Make way for the future....

Cambridge Audio talks Evo: “I can accept ‘lifestyle’, but this is a proper hi-fi product” | What Hi-Fi? (

My kind of product.  Slick looking, compact and functional.   Bet it sounds good!

Time to downsize?
I'm likely an old school guy, but I just don't buy into the one box solution. I like a component to do one thing well. So, I have taken the separates  route, and am happy to have done so.
Has anyone attempted to replace an existing system with a one box solution like this? The NAD M33 perhaps, which has been out longer, or others? Just wondering if anyone has tried and what was the result.

I am always interested in downsizing so a device like this has some appeal to me.

I have a Bel Canto C5i in my second system currently. Wonderful device! Only sixty watts/ch though which gets you a long but not quite all the way with most speakers.  It has most everything including phono stage but needs an external streamer.
A useful product but one step up from a table radio. A good integrated and a great pair of speakers will do so much more. 
russ69 says, “A good integrated and a great pair of speakers will do so much more.”

Well, what do you think EVO is designed for :-) I wish people are not so quick to dismiss a product without learning first it’s capabilities. A good integrated on its own, without a source is just a pretty box.
A useful product but one step up from a table radio. A good integrated and a great pair of speakers will do so much more.

It is an integrated amp.   A modern integrated amp with modern features.  Do you know that it is not good?  The article thinks otherwise.
"...I wish people are not so quick to dismiss a product without learning first it’s capabilities. A good integrated on its own, without a source is just a pretty box..."

A great pair of loudspeakers and a good integrated to drive the loudspeakers is the first step to a really decent system. Add the source of your choice. History has shown, all in one solutions don't stand the test of time and are compromised by their design to do it all. 
“History has shown, all in one solutions don’t stand the test of time and are compromised by their design to do it all.”

Well in that case, a Integrated is also not without its compromises when compared with a separate preamp and amplifier.
"...Well in that case, a Integrated is also not without its compromises when compared with a separate preamp and amplifier..."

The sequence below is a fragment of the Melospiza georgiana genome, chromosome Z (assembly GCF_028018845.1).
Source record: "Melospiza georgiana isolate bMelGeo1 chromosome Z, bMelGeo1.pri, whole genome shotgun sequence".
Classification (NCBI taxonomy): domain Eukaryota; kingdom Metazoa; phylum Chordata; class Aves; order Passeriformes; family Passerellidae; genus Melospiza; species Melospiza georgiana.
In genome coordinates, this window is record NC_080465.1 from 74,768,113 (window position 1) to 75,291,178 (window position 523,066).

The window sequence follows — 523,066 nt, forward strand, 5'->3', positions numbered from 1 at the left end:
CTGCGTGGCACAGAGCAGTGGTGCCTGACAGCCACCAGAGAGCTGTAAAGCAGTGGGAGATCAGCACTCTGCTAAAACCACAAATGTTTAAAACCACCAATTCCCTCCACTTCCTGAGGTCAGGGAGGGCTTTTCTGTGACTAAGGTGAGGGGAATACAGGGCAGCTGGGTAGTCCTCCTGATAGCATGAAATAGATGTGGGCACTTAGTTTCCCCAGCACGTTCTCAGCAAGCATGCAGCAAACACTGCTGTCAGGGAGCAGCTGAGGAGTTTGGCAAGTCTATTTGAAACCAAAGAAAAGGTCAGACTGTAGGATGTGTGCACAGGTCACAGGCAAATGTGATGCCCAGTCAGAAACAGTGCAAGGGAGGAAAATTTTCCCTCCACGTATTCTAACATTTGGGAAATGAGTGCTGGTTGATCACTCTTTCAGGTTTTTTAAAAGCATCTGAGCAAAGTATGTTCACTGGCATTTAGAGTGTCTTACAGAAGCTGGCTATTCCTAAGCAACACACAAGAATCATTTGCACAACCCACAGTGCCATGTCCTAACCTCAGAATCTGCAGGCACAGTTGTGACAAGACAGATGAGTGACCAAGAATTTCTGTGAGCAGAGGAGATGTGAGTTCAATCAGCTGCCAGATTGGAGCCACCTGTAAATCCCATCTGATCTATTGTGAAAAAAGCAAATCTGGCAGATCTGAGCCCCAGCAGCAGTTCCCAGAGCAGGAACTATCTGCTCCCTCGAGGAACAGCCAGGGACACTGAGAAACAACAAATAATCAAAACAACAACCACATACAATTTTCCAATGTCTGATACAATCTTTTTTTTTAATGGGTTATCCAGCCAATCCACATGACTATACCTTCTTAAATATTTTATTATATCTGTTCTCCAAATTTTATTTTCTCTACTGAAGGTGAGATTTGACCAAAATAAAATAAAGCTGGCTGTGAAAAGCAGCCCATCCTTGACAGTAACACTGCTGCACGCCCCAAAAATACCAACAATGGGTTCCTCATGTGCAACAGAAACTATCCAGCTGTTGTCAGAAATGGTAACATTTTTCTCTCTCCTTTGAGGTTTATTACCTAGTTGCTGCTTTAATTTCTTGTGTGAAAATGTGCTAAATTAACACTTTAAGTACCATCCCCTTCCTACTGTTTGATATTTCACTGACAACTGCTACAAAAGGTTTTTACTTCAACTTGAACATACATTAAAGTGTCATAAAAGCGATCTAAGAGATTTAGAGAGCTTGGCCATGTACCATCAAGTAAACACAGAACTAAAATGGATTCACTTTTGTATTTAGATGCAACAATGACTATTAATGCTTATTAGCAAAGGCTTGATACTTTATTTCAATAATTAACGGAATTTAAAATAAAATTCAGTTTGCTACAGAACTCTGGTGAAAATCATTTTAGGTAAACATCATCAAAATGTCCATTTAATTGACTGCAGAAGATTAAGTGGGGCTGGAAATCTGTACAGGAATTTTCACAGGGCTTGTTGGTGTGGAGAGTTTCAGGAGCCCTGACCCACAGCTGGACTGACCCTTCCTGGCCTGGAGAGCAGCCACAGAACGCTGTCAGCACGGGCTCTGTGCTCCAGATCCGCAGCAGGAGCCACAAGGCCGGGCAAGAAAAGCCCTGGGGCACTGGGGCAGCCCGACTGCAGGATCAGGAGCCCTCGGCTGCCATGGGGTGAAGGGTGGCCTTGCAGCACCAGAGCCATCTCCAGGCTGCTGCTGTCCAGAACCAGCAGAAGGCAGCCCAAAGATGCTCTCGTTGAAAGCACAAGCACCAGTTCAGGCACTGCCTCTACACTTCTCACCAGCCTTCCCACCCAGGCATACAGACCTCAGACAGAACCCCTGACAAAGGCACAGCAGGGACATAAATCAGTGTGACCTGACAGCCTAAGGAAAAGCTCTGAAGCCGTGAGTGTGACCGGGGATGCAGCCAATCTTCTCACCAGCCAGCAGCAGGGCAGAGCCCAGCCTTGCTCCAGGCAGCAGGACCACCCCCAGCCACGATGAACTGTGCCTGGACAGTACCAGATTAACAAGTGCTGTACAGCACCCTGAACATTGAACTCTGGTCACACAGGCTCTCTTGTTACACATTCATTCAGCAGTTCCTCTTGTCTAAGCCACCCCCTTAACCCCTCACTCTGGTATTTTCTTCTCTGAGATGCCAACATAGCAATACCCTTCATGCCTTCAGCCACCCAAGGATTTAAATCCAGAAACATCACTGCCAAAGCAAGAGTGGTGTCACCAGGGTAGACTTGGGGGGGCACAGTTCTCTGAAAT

Absolutely! A good integrated does get you most of the way there though.
I went the other direction, active speakers with a streamer as a source. Very minimalist. Not sure what history has shown but I agree these types of systems are the future.
Reminds me of the Sony HAP-S1, a Hi-res player with integrated amp, but this has more features and more power. As one unit doing all it would be compromised somehow in areas but the appeal is there. Let's see if sales are so promising as the review.

It probably will sound real good after you add an after market power cable, isolation platform, upgraded loudspeaker terminals, boutique capacitors and a redesigned power supply.  Without these tweaks and mods it probably only sounds good.  Cambridge is betting that there is a market for people who just want good sound.
The NAD M33 blows it away, both convenience and versatility wise, as well as sound quality wise.  But then you gotta be willing to spend $5K...
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Totally untrue separate are always better, the key is how well executed the integrated amplifier is . There are advantages such as less power cords and interconnects,fuses  ,that is always a plus
my Coda  CSIB integrated is as good if not better then most separates even up to2 x the price. This has a Separate-pure class A preamplifier ,Huge 120 amps on demand , a 3kva potted transformer over 80k in capacitance  , compare that with Any amplifier under $8k,  and direct coupled-to  the thick trace Copper gold circuit boards . Most younger guys don’t even know These are ex engineers from Threshold that Worked with Nelson Pass and in business now 35+ years. Stereo times has a Great current review on it ,it’s a Steal at under $7k, and 3 power choices in % of 1st watts in pure class A.
No doubt advancements in technology has greatly boosted what can be done in an integrated amp in regards to overall performance compared to years past.  I am a believer these days.   Not always the case in years past.